Okta officials said Tuesday that the data breach the company disclosed in October actually affected all of the customers in its support system rather than the one percent of support customers that it originally disclosed.
In October, Okta said that an attacker had used stolen credentials in order to access its support case management system and that the incident affected about one percent of the companies in that support system. On Tuesday, Okta CSO David Bradbury said that the intrusion actually affected every customer in the support system. After gaining access to the support system, the attacker ran a report on Sept. 28 that included customer information. For almost all of the affected users, that information was just a name and email address. But for a small number of customers, the information also included more sensitive data, such as usernames, SAML federation ID, and other information.
Bradbury said the attackers also accessed some other support cases and reports that contained information on all Okta certified users and some Okta Customer Identity Cloud customer contacts.
“Following the publication of the RCA on November 3, Okta Security reviewed our initial analysis of the actions that the threat actor performed, including manually recreating the reports that the threat actor ran within the customer support system. We identified that the file size of one particular report downloaded by the threat actor was larger than the file generated during our initial investigation. After additional analysis, we concluded that the report contained a list of all customer support system users,” Bradbury said.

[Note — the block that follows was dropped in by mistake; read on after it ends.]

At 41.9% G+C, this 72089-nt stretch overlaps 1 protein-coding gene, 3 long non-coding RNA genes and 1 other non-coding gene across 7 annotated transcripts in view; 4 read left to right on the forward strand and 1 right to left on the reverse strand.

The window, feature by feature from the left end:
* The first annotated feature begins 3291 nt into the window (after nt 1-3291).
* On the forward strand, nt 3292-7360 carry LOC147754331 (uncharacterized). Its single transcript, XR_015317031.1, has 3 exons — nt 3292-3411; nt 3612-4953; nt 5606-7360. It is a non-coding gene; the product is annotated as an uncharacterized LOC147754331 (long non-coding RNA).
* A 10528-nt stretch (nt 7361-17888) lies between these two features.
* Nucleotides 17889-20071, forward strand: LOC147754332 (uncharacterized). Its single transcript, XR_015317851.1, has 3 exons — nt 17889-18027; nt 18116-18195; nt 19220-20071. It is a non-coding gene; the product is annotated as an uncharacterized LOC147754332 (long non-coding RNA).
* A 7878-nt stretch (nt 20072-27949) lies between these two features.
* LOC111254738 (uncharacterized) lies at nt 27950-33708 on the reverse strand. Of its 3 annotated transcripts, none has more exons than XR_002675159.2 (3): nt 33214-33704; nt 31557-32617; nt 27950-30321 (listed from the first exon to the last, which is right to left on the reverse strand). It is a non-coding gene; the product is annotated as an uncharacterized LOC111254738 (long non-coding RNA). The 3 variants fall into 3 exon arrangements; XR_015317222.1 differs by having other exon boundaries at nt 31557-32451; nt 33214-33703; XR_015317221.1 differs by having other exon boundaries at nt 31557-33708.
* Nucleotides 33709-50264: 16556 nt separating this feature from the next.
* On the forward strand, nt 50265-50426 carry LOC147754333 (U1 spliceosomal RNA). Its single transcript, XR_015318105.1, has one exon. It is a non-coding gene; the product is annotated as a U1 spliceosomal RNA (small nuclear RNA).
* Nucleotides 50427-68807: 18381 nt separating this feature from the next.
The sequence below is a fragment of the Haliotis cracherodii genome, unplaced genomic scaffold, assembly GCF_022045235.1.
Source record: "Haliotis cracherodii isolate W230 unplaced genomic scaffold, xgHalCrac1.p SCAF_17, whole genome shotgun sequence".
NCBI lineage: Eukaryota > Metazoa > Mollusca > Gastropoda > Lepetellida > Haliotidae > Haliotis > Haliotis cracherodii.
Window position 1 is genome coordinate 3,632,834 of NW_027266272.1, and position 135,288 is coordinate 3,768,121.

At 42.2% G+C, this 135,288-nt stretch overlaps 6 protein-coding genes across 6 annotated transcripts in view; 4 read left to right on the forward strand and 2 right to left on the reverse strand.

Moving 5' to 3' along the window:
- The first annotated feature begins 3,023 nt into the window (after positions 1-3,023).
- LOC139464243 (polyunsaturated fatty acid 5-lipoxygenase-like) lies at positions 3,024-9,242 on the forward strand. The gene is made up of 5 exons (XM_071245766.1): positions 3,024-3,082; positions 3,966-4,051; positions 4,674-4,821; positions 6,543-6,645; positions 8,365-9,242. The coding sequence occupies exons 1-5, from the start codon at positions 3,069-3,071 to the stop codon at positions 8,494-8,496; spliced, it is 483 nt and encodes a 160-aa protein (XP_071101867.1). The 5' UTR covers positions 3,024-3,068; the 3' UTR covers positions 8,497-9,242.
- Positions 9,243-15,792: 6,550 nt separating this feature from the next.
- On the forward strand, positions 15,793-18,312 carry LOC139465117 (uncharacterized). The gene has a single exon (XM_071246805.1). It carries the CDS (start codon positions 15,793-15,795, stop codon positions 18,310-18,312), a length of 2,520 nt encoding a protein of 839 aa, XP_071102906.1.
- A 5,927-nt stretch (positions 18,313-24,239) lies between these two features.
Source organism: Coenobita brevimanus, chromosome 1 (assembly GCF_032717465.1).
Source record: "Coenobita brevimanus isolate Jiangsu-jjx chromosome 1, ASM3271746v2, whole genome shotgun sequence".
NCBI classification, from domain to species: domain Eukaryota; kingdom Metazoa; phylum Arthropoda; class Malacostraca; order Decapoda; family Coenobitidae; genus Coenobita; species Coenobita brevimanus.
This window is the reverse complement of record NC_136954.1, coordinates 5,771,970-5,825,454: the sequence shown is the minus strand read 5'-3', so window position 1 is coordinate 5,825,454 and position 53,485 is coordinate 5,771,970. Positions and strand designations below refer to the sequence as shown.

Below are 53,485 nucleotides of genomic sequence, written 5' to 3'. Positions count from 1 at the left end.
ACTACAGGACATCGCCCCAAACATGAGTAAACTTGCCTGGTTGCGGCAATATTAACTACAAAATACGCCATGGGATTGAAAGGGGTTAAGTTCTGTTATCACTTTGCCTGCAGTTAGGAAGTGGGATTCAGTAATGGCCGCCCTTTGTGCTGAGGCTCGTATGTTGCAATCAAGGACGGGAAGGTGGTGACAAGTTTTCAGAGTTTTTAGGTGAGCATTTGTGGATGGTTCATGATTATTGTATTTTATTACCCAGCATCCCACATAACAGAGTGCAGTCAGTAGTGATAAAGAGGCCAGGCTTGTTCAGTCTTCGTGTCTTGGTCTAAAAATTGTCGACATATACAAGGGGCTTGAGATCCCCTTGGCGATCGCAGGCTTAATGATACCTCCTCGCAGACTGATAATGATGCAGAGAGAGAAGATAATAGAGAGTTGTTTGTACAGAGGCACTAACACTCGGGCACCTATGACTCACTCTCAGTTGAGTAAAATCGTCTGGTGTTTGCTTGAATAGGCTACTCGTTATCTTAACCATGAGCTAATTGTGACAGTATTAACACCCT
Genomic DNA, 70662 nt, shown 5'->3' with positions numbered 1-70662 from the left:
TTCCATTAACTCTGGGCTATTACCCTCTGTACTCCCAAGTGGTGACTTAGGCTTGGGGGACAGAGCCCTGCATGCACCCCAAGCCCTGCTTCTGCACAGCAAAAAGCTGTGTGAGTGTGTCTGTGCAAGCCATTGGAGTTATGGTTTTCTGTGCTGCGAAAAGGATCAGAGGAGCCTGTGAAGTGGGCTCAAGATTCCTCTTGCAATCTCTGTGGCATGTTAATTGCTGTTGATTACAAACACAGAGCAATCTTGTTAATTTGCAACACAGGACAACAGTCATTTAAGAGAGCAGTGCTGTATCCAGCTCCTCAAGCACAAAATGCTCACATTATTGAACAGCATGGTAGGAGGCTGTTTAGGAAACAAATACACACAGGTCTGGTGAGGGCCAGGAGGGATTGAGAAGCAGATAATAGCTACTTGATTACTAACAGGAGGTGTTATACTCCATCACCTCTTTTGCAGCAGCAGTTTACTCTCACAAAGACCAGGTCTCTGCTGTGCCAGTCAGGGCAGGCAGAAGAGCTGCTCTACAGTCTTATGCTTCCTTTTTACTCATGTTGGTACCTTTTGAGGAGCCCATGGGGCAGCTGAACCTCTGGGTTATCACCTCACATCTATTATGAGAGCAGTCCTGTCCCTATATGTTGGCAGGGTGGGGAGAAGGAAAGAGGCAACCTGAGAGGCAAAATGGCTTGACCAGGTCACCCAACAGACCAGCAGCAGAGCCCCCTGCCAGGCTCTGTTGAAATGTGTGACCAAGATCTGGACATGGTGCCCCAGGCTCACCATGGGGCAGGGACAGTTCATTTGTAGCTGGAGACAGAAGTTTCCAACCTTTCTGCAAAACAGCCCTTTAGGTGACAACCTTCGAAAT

Okta initially disclosed the intrusion in late October, and shortly afterward several large companies said that they had been affected by the incident, including 1Password, BeyondTrust, and Cloudflare. The data taken by the attacker in this incident could be used in phishing campaigns targeting Okta customers, Bradbury warned.
“While we do not have direct knowledge or evidence that this information is being actively exploited, there is a possibility that the threat actor may use this information to target Okta customers via phishing or social engineering attacks. Okta customers sign-in to Okta’s customer support system with the same accounts they use in their own Okta org,” he said.
“Many users of the customer support system are Okta administrators. It is critical that these users have multi-factor authentication (MFA) enrolled to protect not only the customer support system, but also to secure access to their Okta admin console(s).”
Bradbury recommended that, in addition to enabling MFA, customers turn on a new early access feature called admin session binding that requires an admin to reauthenticate if their session reused from an IP address that belongs to a different ASN.